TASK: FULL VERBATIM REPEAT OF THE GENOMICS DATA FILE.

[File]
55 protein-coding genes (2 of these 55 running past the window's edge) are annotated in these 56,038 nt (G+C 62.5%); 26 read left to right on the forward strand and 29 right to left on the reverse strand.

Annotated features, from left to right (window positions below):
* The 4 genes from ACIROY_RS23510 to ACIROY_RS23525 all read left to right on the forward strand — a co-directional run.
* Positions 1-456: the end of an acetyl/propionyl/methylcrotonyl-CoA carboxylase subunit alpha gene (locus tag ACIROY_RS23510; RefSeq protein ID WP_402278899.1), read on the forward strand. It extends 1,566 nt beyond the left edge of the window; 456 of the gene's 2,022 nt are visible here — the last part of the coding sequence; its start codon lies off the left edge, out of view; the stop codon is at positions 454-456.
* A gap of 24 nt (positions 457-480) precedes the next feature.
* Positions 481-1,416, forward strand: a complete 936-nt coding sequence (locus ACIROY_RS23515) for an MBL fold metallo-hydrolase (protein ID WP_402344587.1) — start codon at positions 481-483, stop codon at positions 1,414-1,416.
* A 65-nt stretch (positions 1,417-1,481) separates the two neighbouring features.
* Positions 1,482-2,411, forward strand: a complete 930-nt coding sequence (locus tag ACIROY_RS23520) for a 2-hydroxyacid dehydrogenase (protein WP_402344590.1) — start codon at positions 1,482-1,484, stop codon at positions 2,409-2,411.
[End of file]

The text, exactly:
55 protein-coding genes (2 of these 55 running past the window's edge) are annotated in these 56,038 nt (G+C 62.5%); 26 read left to right on the forward strand and 29 right to left on the reverse strand.

Annotated features, from left to right (window positions below):
* The 4 genes from ACIROY_RS23510 to ACIROY_RS23525 all read left to right on the forward strand — a co-directional run.
* Positions 1-456: the end of an acetyl/propionyl/methylcrotonyl-CoA carboxylase subunit alpha gene (locus tag ACIROY_RS23510; RefSeq protein ID WP_402278899.1), read on the forward strand. It extends 1,566 nt beyond the left edge of the window; 456 of the gene's 2,022 nt are visible here — the last part of the coding sequence; its start codon lies off the left edge, out of view; the stop codon is at positions 454-456.
* A gap of 24 nt (positions 457-480) precedes the next feature.
* Positions 481-1,416, forward strand: a complete 936-nt coding sequence (locus ACIROY_RS23515) for an MBL fold metallo-hydrolase (protein ID WP_402344587.1) — start codon at positions 481-483, stop codon at positions 1,414-1,416.
* A 65-nt stretch (positions 1,417-1,481) separates the two neighbouring features.
* Positions 1,482-2,411, forward strand: a complete 930-nt coding sequence (locus tag ACIROY_RS23520) for a 2-hydroxyacid dehydrogenase (protein WP_402344590.1) — start codon at positions 1,482-1,484, stop codon at positions 2,409-2,411.